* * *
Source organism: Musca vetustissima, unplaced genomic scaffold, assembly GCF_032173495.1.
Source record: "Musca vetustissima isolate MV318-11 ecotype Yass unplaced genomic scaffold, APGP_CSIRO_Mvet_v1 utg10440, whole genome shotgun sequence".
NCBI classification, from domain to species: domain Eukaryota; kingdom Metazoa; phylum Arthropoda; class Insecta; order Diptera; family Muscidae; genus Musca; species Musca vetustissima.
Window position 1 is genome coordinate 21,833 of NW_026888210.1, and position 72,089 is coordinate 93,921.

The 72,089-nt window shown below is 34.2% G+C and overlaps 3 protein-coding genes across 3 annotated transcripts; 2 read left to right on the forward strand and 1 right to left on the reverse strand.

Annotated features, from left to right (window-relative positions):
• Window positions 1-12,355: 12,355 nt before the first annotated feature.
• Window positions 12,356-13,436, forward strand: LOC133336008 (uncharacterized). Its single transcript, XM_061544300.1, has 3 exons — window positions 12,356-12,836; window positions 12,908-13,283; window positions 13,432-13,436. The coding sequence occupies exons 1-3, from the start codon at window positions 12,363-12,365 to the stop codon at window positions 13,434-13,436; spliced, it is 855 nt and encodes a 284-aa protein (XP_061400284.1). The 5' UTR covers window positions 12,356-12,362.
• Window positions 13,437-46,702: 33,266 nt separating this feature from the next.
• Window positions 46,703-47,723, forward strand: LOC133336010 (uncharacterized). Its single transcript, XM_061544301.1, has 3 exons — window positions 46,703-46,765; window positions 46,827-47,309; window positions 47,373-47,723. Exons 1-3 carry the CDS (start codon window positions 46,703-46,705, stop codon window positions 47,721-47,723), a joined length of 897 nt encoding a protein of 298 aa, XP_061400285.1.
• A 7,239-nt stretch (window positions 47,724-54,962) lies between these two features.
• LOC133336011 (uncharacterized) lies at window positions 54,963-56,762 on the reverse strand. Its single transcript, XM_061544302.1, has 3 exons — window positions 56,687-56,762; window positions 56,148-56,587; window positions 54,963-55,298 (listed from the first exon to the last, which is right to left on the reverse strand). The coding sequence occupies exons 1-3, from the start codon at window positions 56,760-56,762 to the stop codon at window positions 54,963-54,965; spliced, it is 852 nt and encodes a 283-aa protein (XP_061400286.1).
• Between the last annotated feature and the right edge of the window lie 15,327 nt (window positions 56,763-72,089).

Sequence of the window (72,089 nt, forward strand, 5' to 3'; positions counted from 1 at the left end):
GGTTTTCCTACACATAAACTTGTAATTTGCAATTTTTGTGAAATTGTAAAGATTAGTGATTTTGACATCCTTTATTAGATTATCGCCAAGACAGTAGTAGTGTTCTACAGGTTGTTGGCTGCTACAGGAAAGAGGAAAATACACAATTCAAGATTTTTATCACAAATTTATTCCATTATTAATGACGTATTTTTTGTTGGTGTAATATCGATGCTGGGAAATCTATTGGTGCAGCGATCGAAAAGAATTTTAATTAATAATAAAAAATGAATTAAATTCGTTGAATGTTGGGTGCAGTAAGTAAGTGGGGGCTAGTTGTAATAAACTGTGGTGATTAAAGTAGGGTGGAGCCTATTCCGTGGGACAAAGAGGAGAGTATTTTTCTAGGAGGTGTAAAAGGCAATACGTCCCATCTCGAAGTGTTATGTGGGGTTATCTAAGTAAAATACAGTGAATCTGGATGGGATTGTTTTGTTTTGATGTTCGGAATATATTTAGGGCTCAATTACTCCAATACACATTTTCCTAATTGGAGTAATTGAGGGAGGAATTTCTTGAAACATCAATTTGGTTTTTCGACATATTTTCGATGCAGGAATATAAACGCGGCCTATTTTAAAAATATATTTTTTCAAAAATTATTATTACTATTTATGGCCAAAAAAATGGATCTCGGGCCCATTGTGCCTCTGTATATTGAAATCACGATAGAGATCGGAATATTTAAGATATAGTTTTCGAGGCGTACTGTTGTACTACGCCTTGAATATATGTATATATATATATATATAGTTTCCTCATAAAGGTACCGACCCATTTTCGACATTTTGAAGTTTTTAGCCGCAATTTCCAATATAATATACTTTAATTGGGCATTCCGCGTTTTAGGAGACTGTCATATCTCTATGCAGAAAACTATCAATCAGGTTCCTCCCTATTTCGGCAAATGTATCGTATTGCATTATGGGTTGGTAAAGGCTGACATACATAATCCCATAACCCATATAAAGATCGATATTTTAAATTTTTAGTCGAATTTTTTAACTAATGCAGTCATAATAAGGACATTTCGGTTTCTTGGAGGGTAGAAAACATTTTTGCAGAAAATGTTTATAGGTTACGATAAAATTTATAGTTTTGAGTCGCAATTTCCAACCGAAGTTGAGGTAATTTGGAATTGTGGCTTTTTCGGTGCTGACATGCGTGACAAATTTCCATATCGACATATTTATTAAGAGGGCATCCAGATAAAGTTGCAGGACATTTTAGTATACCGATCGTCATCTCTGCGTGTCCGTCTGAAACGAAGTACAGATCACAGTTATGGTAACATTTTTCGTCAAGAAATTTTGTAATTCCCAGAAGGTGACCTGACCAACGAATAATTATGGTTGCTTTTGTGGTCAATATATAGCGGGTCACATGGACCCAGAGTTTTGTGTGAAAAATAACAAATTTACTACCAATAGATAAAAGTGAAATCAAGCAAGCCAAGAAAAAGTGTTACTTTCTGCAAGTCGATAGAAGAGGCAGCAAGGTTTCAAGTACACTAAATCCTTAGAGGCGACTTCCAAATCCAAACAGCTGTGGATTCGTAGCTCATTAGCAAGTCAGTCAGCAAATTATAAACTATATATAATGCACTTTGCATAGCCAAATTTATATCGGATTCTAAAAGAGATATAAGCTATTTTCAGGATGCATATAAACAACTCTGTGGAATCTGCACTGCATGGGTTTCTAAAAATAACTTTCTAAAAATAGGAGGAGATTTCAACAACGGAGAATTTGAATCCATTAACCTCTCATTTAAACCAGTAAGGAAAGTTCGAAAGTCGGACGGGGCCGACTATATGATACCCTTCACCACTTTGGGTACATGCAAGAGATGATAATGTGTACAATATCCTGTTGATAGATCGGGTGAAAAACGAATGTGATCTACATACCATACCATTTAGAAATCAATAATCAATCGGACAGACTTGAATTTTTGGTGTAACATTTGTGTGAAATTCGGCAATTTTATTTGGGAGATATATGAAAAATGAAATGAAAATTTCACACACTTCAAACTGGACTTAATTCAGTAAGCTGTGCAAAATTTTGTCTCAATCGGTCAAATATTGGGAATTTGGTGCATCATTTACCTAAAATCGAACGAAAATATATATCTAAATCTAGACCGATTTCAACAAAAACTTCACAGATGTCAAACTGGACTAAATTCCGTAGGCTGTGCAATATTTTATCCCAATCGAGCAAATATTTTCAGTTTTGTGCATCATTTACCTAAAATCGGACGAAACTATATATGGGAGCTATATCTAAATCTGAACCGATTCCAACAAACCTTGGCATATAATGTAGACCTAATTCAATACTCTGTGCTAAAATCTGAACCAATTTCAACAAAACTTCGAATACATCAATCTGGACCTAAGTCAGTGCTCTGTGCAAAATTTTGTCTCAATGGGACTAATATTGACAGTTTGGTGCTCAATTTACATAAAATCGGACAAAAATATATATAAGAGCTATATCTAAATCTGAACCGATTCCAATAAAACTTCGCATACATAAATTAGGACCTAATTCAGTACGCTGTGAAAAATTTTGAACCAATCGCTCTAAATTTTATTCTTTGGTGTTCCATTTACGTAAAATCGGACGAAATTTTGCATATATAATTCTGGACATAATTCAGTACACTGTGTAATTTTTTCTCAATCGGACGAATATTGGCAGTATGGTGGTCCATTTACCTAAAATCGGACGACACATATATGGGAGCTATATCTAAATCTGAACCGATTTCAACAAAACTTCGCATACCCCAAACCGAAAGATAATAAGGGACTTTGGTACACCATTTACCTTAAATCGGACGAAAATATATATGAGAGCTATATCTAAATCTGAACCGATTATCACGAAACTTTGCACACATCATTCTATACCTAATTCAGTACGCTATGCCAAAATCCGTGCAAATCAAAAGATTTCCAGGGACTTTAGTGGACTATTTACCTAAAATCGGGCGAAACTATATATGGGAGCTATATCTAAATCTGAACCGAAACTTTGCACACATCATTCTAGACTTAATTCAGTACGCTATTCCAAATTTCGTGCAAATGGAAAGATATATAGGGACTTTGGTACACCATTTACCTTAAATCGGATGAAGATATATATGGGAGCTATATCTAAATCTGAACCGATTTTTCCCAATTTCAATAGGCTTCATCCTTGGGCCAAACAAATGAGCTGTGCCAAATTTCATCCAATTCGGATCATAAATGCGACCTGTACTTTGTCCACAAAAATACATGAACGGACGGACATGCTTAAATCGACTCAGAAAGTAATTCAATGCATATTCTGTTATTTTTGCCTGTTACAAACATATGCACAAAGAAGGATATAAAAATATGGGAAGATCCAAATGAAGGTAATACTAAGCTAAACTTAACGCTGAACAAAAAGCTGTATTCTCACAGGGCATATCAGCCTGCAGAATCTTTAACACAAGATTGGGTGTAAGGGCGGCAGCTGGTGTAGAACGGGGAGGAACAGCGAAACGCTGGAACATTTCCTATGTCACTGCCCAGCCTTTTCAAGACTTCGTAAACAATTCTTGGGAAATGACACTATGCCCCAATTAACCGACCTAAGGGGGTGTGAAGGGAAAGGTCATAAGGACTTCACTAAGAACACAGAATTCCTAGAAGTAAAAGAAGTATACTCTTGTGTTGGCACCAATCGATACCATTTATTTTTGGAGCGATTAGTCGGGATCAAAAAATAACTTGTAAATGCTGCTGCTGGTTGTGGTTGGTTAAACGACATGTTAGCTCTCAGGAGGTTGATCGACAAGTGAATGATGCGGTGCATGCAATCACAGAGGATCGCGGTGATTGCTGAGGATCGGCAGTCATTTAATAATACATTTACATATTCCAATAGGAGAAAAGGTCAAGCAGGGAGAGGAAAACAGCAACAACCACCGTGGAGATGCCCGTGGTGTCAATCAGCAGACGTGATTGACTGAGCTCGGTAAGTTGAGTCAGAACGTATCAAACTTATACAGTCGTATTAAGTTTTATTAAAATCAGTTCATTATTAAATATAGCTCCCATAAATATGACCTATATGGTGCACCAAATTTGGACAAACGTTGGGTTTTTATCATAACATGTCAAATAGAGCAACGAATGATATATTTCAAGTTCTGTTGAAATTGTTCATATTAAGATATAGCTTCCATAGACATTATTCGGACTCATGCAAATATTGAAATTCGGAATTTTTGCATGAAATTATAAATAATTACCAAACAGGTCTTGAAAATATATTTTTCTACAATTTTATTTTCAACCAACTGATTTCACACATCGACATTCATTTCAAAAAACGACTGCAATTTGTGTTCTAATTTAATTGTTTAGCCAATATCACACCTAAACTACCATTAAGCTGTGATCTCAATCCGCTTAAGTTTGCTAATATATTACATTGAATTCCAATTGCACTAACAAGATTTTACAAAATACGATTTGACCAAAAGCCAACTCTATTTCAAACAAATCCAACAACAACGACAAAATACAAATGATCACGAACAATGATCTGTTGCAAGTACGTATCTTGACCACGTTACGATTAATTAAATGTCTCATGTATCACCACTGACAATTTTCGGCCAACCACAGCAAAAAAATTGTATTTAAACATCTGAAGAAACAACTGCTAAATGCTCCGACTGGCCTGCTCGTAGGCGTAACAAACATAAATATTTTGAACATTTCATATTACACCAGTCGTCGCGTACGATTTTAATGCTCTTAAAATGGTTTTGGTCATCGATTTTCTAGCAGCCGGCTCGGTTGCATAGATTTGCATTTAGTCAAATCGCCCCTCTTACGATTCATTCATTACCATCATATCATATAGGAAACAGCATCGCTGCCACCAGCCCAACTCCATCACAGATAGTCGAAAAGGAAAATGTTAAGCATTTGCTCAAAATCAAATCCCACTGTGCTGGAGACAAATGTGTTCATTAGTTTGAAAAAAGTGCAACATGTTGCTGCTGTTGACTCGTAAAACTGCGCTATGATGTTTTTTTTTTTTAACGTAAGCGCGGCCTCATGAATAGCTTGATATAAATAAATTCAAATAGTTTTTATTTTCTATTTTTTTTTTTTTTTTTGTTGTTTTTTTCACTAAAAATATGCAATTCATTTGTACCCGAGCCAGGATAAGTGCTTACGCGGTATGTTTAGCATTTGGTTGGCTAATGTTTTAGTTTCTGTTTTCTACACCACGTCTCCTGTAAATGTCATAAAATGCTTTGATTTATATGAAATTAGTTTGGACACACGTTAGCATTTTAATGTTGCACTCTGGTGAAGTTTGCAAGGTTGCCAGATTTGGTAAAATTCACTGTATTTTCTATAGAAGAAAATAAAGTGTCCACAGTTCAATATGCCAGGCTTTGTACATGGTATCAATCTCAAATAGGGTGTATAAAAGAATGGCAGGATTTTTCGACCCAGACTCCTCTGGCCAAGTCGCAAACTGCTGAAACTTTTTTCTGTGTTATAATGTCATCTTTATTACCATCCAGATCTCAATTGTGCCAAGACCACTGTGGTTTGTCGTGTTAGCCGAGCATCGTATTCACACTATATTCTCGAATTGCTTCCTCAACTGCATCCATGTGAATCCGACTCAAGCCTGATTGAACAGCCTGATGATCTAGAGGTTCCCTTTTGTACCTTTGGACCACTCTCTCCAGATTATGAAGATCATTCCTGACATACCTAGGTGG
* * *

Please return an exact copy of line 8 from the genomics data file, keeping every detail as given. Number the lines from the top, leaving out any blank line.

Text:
• Window positions 12,356-13,436, forward strand: LOC133336008 (uncharacterized). Its single transcript, XM_061544300.1, has 3 exons — window positions 12,356-12,836; window positions 12,908-13,283; window positions 13,432-13,436. The coding sequence occupies exons 1-3, from the start codon at window positions 12,363-12,365 to the stop codon at window positions 13,434-13,436; spliced, it is 855 nt and encodes a 284-aa protein (XP_061400284.1). The 5' UTR covers window positions 12,356-12,362.